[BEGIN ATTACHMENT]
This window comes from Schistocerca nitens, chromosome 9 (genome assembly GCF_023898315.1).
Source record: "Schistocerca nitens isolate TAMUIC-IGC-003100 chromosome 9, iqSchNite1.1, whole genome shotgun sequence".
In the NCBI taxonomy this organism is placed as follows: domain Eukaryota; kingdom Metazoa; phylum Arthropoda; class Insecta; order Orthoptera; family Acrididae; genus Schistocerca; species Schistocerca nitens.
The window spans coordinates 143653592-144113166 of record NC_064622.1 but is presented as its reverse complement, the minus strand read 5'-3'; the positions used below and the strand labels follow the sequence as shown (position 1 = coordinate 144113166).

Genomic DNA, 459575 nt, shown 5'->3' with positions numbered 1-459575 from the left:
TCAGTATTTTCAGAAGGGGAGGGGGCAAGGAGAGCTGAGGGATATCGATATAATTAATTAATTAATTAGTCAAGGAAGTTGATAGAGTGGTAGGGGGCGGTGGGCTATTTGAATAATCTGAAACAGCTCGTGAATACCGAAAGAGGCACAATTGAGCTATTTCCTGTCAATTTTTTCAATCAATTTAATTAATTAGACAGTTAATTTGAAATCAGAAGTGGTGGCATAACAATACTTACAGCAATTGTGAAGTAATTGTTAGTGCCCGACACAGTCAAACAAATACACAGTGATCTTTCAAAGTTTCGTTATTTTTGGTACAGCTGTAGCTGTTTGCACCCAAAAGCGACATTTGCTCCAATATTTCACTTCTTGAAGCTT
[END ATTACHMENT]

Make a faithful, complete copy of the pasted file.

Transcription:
This window comes from Schistocerca nitens, chromosome 9 (genome assembly GCF_023898315.1).
Source record: "Schistocerca nitens isolate TAMUIC-IGC-003100 chromosome 9, iqSchNite1.1, whole genome shotgun sequence".
In the NCBI taxonomy this organism is placed as follows: domain Eukaryota; kingdom Metazoa; phylum Arthropoda; class Insecta; order Orthoptera; family Acrididae; genus Schistocerca; species Schistocerca nitens.
The window spans coordinates 143653592-144113166 of record NC_064622.1 but is presented as its reverse complement, the minus strand read 5'-3'; the positions used below and the strand labels follow the sequence as shown (position 1 = coordinate 144113166).

Genomic DNA, 459575 nt, shown 5'->3' with positions numbered 1-459575 from the left:
TCAGTATTTTCAGAAGGGGAGGGGGCAAGGAGAGCTGAGGGATATCGATATAATTAATTAATTAATTAGTCAAGGAAGTTGATAGAGTGGTAGGGGGCGGTGGGCTATTTGAATAATCTGAAACAGCTCGTGAATACCGAAAGAGGCACAATTGAGCTATTTCCTGTCAATTTTTTCAATCAATTTAATTAATTAGACAGTTAATTTGAAATCAGAAGTGGTGGCATAACAATACTTACAGCAATTGTGAAGTAATTGTTAGTGCCCGACACAGTCAAACAAATACACAGTGATCTTTCAAAGTTTCGTTATTTTTGGTACAGCTGTAGCTGTTTGCACCCAAAAGCGACATTTGCTCCAATATTTCACTTCTTGAAGCTT